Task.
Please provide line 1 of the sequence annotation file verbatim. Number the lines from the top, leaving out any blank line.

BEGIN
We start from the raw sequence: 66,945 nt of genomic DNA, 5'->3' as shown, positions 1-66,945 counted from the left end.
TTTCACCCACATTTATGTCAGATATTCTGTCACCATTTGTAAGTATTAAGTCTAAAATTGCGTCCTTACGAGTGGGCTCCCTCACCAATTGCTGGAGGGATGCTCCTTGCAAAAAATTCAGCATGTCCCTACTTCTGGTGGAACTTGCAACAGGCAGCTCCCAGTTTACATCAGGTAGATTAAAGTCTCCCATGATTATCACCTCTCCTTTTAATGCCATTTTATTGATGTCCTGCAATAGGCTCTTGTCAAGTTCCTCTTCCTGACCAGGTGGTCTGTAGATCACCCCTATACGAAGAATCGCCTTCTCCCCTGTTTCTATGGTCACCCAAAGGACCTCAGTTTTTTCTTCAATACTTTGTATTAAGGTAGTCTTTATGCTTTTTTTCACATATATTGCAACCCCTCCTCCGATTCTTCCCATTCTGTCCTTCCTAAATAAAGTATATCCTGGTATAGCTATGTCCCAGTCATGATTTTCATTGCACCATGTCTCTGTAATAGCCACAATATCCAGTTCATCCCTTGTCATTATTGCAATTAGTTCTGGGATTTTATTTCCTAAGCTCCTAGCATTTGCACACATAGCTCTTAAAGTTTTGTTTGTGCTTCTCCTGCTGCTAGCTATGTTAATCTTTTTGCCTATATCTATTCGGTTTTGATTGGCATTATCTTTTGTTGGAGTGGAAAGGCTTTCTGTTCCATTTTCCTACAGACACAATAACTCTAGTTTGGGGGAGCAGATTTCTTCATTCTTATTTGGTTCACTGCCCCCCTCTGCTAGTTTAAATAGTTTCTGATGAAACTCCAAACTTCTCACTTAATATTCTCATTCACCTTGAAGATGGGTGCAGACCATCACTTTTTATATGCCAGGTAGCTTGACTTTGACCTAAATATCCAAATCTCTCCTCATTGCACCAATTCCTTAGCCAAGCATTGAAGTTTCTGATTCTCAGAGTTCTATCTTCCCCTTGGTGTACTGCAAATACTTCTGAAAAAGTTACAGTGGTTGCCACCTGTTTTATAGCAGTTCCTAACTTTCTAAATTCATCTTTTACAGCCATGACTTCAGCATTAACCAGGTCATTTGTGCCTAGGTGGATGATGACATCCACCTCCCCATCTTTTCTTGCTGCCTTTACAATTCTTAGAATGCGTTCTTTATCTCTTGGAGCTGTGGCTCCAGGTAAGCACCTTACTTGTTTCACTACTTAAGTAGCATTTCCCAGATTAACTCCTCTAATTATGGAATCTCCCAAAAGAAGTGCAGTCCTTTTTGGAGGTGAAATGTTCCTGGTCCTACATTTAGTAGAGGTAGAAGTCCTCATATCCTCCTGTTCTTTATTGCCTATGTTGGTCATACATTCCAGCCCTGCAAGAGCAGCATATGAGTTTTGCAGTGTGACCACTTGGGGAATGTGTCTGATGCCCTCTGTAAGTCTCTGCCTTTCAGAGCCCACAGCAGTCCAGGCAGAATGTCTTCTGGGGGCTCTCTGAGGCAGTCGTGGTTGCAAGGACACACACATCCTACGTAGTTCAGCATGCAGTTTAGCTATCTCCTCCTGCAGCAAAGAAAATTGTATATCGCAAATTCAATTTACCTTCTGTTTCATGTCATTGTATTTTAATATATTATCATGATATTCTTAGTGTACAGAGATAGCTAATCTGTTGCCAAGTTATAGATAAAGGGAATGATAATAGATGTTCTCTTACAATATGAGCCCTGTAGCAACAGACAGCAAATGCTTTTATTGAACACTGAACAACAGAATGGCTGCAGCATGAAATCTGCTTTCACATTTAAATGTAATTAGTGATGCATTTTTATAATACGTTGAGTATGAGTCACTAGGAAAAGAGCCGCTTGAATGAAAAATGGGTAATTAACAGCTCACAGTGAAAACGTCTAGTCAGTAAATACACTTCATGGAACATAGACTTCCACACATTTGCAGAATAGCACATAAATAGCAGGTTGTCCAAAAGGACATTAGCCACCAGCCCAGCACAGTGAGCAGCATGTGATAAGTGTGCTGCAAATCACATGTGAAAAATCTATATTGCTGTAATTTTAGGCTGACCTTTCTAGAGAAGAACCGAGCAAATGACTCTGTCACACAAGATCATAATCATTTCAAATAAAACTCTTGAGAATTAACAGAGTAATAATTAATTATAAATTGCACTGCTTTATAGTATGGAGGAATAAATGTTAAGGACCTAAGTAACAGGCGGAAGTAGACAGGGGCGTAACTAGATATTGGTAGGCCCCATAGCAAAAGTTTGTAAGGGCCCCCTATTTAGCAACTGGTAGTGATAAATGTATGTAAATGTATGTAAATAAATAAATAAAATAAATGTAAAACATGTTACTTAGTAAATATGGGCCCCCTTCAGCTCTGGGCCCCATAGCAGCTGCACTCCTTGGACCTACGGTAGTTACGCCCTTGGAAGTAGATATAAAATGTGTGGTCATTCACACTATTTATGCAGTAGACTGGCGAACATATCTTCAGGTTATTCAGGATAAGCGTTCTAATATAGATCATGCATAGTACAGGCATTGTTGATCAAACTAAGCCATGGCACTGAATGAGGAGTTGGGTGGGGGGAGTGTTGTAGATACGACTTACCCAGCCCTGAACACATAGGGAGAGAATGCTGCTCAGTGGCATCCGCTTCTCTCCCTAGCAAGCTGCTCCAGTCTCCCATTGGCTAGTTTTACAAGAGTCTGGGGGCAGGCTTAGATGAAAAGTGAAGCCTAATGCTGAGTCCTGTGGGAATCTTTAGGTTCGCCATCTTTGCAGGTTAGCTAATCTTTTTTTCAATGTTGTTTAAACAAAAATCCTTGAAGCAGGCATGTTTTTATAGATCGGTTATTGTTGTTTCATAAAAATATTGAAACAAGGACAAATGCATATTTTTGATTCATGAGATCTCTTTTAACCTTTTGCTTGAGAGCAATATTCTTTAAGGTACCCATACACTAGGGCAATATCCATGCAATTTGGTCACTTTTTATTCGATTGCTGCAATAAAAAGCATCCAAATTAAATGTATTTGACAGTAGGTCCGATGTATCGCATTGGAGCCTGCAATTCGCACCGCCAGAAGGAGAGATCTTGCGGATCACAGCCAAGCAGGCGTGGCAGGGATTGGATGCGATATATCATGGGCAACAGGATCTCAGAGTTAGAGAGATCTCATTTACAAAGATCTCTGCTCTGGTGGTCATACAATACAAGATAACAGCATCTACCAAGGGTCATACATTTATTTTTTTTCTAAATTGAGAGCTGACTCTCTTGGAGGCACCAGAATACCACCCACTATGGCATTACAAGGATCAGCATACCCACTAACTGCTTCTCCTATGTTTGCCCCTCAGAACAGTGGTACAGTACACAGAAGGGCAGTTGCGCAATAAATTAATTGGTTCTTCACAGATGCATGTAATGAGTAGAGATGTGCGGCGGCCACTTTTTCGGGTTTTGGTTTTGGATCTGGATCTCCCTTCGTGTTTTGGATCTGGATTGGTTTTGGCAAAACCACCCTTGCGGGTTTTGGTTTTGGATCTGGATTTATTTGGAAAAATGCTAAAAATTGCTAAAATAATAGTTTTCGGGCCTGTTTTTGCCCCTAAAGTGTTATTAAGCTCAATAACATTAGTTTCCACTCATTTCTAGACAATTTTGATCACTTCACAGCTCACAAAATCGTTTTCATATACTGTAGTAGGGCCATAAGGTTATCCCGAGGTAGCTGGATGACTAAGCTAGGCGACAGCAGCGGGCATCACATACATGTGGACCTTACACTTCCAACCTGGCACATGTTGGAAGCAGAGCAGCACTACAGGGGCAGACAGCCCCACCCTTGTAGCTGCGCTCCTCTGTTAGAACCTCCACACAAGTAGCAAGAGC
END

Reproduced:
We start from the raw sequence: 66,945 nt of genomic DNA, 5'->3' as shown, positions 1-66,945 counted from the left end.